Over the past several months, the industry has observed the growing exuberance surrounding a new disruptive technology called CXL. Known for introducing pliability and composability to server architecture not witnessed before, it’s been stoking the public’s imagination with the potential for AI/ML.
This Tech Field Day event in March, we had had the honor of having Siamak Tavallaei from CXL Consortium join us for an exclusive presentation on the technology. CXL Advisor to the Board of Directors, Mr. Tavallaei gave an immersive talk on CXL that follows its journey from birth to the most recent specification, CXL 3.0.
The CXL Consortium
Mr. Tavallaei started the talk by introducing the audience to CXL Consortium, the body behind the technology. CXL Consortium was formed in 2019 by some of the industry’s heavyweights who are now its board members.
The 15 companies that brought the consortium to life and now runs it are Alibaba Group, AMD, Arm, Cisco, Dell, Google, HPE, Huawei, IBM, Intel, Meta, Microsoft, NVIDIA, Rambus and Samsung. Currently, the Consortium is 240 members strong, and has 9 promotor companies and several contributor companies associated with it.
Mr. Tavallaei announced that Larry Carr, VP of Engineering at Rambus, has been elected the new President of the CXL Consortium.
The consortium operates through workgroups that include the technical and marketing wings, and the board of directors. When a certain use case is identified, members and contributors present their proposals that are considered and compared, and based on that, a solution is developed.
The Genesis Story
Mr. Tavallaei shared the story of the origination of CXL Consortium with the audience. In the past, proprietary interconnects were used to expand resources within servers, but their limited compatibility got in the way of a wider adoption. From that, the idea of a universal interconnect was born.
Several big companies came together to build a set of vendor-agnostic specifications that can be universally used. From that initiative, CXL was born. In the March of 2019, CXL 1.0 was rolled out. As it garnered attention, other manufacturers joined the project, and continued the effort. A year later in 2020, CXL 2.0 was announced. At the 2022 Flash Memory Summit, the most recent CXL 3.0 was released.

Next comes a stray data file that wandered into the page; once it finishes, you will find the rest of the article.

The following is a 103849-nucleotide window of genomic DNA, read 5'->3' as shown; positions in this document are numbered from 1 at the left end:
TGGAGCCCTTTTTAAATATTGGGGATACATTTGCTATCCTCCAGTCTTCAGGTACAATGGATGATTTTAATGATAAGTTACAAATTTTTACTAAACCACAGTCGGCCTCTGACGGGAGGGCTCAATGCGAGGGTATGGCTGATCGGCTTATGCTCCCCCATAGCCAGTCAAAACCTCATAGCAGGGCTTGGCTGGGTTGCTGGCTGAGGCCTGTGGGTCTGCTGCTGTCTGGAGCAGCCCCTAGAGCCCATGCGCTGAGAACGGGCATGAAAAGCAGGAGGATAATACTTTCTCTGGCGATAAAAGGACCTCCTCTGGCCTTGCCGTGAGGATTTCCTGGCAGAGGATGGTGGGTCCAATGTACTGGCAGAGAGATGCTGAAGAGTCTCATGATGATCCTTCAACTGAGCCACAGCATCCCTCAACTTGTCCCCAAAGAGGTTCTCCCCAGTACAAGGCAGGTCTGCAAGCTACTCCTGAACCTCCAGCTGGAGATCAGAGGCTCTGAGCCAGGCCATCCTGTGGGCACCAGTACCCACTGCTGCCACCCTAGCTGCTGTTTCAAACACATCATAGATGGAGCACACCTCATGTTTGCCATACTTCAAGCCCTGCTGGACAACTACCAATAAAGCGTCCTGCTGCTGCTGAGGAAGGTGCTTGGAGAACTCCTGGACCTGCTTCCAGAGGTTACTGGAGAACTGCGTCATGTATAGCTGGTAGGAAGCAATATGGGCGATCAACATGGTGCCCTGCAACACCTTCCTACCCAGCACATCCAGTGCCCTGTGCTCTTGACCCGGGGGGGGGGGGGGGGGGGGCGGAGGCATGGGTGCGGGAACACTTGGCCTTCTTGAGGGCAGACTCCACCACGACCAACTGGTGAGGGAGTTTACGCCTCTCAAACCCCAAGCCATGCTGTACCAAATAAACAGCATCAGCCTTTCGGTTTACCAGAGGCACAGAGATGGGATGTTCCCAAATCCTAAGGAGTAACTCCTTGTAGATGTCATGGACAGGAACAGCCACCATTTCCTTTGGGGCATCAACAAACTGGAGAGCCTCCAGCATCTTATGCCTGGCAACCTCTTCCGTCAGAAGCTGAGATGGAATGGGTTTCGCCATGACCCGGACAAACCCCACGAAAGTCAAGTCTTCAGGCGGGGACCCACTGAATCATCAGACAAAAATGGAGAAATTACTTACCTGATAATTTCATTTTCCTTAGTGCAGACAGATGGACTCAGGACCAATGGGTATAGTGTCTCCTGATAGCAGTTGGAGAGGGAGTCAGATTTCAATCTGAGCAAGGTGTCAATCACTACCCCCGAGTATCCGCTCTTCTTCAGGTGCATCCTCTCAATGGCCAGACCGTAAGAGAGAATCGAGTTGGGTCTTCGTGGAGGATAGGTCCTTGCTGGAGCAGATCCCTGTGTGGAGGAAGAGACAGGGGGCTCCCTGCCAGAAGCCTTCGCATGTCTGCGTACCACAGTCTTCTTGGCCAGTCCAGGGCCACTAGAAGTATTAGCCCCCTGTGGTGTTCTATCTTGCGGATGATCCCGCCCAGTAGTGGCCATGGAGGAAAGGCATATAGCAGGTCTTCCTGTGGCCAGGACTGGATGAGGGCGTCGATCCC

At the event, the other announcement was that OpenCAPI Consortium, a near-memory CPU interconnect group that designed an open interface architecture that connects any microprocessor to accelerators and I/O devices, signed the agreement to merge with CXL.
Early in 2022, another group, the Gen-Z Consortium that designed open-systems interconnect closed merger with CXL Consortium transferring their assets and specs with CXL.
The CXL Approach
Mr. Tavallaei laid out the CXL approach which began with a simple, but compelling object – do no harm to any existing technology. The founders meant for CXL to power modern interconnects, not take away from them. So, they built it on top of the PCIe infrastructure.
CXL leverages three dynamically multiplexed protocols. One of the protocols, CXL.io, Mr. Tavallaei informed, is the same as what PCIe does.
“It is participating in bus on a device enumeration, configuration, DMA moving memory similar to what DMA engines do as part of PCIe,” he said.
CXL additionally brings two high-speed, low latency protocols, namely CXL.memory and CXL.cache. Each of the protocols addresses a certain use case. While CXL.mem and CXL.cache aims to move data fast (under 200 nanoseconds), CXL.io. moves bigger blocks of memory at a slower rate. Mixing and matching these protocols allows for a wide range of use cases.
CXL 3.0 builds on the capabilities of CXL 2.0, with emphasis on scaling and resource utilization. Expanding the logical capabilities of CXL, it enables flexible memory sharing between CXL devices, and introduces new access modes.
Mr. Tavallaei highlighted the data rate in CXL 3.0. At 64 gigatransfers per second, it is double the rate of CXL 2.0.
The latest version has enhanced switching capabilities, including peer-to-peer direct memory access which allows devices to directly access each other’s memory and be informed of their states without going through a host.
It introduces support for multi-level switching. While CXL 2.0 allowed only a single switch, 3.0 allows several layers of switches to reside between a host and its devices, thus extending support for more complex network topologies.
Combined, the new memory and fabric capabilities are what is called the Global Fabric Attached Memory or GFAM. GFAM further disaggregates memory from the host such that a GFAM device is its own memory pool that both devices and hosts can access as required. It can have both volatile and non-volatile memory, such as DRAM and flash together for example.
CXL 3.0 has full backward compatibility with the earlier CXL 1.0+ and 2.0. Hosts and devices can be flexibly downgraded to what the rest of the hardware chain has. However, downgrading will cause loss of new features and speeds.
For more information on CXL and CXL 3.0, be sure to watch the full presentation from the Tech Field Day event. For a prescient discourse on CXL, check out the Delegate Roundtable – Considering the Impact of CXL, also recorded at the event.
Watch our episode of Utilizing CXL from season four of Utilizing Tech with Siamak Tavallaei on the Utilizing Tech website or on YouTube or listen on podcast services.
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